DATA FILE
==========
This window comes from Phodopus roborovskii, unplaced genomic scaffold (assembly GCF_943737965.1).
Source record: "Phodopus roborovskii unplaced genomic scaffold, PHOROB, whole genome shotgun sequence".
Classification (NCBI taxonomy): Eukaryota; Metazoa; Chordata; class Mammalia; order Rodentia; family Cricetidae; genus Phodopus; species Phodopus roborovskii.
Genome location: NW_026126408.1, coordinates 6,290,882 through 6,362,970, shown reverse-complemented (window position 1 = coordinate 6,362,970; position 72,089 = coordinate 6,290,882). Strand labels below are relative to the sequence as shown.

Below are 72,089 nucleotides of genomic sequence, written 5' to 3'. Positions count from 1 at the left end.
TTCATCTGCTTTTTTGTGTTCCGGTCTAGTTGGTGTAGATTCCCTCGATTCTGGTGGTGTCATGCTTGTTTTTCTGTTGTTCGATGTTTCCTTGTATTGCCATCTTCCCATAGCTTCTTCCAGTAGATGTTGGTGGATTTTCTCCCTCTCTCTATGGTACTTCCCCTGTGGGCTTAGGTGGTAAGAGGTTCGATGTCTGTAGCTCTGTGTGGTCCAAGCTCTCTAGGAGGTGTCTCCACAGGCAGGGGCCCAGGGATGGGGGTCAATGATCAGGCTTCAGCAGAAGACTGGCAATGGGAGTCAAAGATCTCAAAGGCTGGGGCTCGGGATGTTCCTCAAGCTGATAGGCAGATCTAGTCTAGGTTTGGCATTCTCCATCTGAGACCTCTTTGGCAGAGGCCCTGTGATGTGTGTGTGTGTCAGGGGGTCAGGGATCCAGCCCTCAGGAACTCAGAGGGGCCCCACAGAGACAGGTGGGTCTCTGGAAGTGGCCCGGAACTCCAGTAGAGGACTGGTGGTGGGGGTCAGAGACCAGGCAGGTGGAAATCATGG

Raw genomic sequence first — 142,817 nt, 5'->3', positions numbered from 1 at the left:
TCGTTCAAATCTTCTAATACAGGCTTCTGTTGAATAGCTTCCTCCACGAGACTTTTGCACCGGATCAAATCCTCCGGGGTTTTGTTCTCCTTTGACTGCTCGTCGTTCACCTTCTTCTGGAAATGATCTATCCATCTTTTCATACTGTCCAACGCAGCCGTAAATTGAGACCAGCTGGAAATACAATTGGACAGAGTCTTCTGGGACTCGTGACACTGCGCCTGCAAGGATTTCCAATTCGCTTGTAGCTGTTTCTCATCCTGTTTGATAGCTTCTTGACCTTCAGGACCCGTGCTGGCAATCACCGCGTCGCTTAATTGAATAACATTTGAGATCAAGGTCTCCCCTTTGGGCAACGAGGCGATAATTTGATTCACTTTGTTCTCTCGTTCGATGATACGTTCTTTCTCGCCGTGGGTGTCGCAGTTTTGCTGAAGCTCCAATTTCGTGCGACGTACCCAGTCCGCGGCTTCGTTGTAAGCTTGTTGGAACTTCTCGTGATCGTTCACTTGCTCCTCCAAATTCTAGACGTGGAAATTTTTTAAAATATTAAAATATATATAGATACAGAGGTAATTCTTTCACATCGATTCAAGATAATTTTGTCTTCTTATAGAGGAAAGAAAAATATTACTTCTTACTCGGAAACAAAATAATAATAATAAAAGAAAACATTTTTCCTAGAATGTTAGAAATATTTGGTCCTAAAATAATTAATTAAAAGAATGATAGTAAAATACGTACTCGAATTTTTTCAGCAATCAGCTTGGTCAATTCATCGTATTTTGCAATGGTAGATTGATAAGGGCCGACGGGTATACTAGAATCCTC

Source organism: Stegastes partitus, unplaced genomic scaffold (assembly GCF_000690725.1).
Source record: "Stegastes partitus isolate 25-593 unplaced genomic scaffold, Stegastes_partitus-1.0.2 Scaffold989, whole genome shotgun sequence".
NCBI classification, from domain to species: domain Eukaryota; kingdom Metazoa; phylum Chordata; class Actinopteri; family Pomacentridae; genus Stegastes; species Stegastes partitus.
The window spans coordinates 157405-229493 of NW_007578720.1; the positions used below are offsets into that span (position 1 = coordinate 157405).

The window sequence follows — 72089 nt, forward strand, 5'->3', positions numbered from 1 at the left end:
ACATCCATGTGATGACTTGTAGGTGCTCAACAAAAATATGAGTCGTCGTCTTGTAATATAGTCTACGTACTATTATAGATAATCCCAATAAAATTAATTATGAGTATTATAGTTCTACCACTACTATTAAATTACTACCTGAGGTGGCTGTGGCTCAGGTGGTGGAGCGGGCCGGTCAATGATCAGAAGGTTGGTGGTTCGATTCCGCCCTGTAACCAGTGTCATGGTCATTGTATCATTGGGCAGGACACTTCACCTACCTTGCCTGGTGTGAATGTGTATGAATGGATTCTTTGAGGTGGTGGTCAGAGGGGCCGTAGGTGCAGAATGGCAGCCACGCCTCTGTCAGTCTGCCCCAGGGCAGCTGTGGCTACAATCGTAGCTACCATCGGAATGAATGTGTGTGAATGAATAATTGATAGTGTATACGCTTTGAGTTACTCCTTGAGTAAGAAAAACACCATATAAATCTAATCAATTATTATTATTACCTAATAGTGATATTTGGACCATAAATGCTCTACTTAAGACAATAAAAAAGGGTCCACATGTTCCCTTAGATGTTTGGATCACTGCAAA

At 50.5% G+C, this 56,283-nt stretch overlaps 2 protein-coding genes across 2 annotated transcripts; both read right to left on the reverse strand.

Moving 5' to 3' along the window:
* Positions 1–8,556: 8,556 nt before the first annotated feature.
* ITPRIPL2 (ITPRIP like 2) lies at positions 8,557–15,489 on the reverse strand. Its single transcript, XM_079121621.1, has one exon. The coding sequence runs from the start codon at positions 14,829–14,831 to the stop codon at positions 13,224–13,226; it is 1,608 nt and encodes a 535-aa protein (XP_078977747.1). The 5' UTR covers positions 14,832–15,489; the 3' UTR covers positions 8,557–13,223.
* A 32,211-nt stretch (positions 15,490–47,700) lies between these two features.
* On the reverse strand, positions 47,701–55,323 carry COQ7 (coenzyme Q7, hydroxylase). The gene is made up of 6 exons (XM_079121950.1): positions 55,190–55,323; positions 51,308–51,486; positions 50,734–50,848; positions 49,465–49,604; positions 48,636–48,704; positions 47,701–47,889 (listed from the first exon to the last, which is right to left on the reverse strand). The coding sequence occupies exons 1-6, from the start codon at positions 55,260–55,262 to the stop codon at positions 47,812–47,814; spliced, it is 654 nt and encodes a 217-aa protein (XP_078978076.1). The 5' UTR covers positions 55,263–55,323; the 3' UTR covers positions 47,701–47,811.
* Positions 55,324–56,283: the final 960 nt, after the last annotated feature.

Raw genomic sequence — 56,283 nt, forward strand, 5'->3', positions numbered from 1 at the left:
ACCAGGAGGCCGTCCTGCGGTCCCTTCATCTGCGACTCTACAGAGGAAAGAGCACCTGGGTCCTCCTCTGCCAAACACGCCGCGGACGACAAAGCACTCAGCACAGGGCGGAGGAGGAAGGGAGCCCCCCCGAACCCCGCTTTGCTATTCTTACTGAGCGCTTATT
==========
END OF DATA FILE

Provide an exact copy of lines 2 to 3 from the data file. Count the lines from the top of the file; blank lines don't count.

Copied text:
Source record: "Phodopus roborovskii unplaced genomic scaffold, PHOROB, whole genome shotgun sequence".
Classification (NCBI taxonomy): Eukaryota; Metazoa; Chordata; class Mammalia; order Rodentia; family Cricetidae; genus Phodopus; species Phodopus roborovskii.